While the threat of deepening deflation hangs over the eurozone, the European Central Bank’s hands are tied leaving it helpless to tackle the situation in the short-term.
Euro area consumer price inflation has been on a downward trend for the past two years and this trend is expected to continue as lower unit labour costs and the ongoing structural reforms to liberalise markets, which generate price competitiveness and drag down inflationary pressures.
Legal & General Investment Management’s European economist Hetal Mehta says: “The prolonged period of unemployment in Europe has added to deflationary pressure as lower employment has fed through to lower consumer demand.”
Mehta notes the euro has appreciated significantly over the past year, reducing import prices and hence pushing inflation even lower. As a result, Mehta forecasts core inflation in the eurozone will average just 0.4 per cent in 2014 with headline inflation around 1 per cent.
“The pain of a period of sustained deflation, or even low inflation, will be felt most acutely by countries with high debt levels – found in ample supply in Europe. Without the ability to inflate away the real value of debt, governments will come under greater pressure to proceed with aggressive austerity which could trigger a vicious spiral of further economic weakness and a renewal in debt sustainability fears,” adds Hetal.
But this leaves the ECB with a conundrum as unlike the Fed or the Bank of England, the ECB is constrained by the competing interests of the different member states.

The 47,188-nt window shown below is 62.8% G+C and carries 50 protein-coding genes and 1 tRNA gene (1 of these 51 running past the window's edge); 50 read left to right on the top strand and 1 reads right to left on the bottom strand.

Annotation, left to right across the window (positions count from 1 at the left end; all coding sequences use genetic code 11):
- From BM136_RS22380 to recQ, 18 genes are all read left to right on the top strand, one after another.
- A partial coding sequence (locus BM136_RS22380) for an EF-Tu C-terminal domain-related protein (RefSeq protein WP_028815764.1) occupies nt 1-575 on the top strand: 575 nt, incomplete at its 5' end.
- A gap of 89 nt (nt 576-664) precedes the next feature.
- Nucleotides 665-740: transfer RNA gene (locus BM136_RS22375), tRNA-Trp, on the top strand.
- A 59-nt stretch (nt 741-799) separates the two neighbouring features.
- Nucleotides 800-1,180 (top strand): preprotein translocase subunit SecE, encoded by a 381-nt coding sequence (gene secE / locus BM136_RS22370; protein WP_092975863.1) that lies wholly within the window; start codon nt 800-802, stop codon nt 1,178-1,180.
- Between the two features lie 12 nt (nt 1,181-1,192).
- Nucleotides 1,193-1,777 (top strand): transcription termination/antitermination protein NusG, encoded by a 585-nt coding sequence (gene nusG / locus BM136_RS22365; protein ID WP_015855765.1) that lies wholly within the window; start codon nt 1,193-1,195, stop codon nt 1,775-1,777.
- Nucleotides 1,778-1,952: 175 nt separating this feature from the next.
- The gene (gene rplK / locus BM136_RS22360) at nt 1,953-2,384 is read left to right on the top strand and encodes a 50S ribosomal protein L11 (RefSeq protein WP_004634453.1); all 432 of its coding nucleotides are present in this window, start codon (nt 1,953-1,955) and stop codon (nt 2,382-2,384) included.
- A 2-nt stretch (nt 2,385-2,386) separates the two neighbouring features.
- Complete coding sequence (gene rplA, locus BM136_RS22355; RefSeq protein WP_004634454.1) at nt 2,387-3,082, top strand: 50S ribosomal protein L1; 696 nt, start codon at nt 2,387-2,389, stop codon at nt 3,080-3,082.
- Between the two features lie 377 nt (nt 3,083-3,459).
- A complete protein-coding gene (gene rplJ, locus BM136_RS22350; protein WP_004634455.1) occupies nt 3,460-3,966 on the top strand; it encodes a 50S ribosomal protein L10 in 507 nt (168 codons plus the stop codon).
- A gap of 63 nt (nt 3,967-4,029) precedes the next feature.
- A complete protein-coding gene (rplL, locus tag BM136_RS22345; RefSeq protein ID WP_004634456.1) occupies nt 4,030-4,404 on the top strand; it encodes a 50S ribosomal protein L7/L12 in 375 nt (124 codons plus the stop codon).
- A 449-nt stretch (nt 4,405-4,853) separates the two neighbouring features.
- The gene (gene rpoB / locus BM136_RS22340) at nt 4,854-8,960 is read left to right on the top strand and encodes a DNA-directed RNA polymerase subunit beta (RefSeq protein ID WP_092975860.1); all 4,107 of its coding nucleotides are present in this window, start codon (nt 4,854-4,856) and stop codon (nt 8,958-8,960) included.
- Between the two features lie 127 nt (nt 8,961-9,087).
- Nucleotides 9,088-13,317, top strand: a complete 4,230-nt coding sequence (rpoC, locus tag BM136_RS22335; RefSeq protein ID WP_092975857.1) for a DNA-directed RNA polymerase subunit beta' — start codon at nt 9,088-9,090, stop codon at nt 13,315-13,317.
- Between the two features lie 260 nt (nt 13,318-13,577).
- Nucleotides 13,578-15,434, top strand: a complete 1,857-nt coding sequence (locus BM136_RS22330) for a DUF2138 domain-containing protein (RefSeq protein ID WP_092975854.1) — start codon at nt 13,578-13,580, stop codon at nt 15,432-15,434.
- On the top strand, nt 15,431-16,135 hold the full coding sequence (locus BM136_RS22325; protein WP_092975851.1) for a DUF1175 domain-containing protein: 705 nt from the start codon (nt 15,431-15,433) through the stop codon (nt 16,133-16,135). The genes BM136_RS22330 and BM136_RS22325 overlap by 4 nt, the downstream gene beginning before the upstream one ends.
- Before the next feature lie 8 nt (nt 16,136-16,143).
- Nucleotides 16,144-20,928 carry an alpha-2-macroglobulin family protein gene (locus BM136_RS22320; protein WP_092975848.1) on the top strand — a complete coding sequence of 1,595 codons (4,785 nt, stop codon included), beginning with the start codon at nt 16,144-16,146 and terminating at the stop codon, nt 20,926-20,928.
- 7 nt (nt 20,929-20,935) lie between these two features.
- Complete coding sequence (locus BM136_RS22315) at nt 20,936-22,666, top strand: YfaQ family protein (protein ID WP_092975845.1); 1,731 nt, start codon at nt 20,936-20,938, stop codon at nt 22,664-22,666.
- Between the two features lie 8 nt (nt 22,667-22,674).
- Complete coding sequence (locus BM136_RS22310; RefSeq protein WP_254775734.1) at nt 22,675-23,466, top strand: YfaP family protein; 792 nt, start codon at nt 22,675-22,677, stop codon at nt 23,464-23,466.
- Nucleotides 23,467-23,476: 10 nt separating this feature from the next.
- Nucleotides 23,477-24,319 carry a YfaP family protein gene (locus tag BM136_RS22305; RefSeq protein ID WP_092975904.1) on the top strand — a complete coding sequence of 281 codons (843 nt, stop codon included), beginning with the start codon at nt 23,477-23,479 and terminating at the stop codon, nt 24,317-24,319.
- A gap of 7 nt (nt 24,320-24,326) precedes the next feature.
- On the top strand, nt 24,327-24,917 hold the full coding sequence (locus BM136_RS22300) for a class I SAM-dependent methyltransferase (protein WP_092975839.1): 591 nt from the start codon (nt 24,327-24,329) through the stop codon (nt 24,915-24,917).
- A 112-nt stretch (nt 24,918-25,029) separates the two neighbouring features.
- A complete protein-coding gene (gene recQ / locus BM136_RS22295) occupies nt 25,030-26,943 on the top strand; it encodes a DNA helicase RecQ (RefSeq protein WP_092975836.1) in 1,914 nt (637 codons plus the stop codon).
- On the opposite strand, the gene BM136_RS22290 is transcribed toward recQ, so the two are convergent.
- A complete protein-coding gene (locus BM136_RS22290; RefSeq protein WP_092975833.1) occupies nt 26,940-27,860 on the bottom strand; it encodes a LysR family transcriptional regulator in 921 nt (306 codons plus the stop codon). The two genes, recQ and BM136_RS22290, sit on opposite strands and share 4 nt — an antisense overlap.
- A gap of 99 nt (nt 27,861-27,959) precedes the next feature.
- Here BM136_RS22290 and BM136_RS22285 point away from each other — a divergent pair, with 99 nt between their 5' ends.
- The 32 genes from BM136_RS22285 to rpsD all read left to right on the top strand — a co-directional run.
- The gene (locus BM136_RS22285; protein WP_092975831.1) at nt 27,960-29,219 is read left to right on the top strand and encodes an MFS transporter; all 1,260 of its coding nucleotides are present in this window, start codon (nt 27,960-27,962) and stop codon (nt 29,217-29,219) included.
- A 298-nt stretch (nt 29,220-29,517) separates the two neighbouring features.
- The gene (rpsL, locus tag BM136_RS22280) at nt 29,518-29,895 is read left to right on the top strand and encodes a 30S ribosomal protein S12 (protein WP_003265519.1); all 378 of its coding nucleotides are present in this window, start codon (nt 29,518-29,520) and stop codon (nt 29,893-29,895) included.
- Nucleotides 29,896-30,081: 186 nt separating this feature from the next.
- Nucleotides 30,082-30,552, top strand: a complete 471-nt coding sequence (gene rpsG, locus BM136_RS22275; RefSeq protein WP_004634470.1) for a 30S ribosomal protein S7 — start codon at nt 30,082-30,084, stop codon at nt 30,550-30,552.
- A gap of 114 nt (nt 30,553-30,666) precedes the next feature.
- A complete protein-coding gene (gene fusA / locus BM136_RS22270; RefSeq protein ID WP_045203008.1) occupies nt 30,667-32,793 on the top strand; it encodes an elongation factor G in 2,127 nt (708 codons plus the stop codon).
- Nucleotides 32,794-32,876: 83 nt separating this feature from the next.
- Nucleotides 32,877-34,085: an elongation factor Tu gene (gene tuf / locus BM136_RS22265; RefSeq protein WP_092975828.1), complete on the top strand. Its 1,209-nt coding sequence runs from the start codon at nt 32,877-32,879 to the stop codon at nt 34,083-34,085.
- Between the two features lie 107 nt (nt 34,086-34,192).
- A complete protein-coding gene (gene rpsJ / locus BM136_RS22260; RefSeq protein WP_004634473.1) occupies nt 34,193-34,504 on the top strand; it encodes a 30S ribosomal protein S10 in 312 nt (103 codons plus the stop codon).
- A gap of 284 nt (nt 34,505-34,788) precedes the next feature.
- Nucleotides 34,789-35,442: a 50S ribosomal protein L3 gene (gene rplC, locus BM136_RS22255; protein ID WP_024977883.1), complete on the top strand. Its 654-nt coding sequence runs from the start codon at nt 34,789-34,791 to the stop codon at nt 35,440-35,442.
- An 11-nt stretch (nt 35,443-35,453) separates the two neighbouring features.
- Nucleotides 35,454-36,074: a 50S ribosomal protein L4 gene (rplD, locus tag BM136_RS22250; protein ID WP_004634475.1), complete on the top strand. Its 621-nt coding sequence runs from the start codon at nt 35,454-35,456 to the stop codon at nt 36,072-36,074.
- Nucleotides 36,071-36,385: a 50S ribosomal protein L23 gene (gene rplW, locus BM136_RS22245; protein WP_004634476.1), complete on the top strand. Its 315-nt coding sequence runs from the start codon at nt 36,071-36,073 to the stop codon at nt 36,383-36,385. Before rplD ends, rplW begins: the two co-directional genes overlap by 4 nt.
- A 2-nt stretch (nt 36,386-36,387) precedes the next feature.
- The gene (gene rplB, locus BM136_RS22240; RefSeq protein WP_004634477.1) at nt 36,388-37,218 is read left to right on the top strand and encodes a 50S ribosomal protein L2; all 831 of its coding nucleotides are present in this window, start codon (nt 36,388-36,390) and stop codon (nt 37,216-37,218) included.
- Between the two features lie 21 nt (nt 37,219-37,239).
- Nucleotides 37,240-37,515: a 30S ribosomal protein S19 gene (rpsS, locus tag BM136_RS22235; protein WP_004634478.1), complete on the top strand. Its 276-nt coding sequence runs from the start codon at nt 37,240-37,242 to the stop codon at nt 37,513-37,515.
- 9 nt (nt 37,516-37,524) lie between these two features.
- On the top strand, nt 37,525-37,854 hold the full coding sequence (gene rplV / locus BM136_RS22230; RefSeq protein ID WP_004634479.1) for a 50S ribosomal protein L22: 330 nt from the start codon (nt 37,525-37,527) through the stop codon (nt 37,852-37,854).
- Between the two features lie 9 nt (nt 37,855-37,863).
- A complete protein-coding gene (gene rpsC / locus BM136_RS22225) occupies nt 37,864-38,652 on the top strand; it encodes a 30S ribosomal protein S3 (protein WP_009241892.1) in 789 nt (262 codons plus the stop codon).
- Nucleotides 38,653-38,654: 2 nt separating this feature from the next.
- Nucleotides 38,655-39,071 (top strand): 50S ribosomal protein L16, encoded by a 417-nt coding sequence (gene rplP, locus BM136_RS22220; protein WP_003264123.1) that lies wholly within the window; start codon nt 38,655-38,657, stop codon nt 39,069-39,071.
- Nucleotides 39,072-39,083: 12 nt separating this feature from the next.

She adds: “The ECB ultimately has a choice between preserving the purchasing power of savers in core euro area countries or keeping conditions for periphery sovereigns supportive. Overall, we think the ECB’s monetary policy response will be limited.
”A further, small reduction in interest rates is possible by the end of this year but noteworthy action is only likely on evidence of a prolonged deflationary period or if the growth outlook deteriorates significantly relative to the ECB’s already conservative forecasts.”
Notably, the embattled eurozone was hit with further negative news today as the cost of borrowing in Portugal was pushed upwards as the political and economic turmoil engulfing the country deepened. Ten-year government bond yields rose to 8.2 per cent, their highest since November last year while two-year yields increased to 5.47 per cent. In addition its stock market, the PSI 20, collapsed as investors sold-off riskier assets on the back of concern over the dire state of the nation’s economy and debt.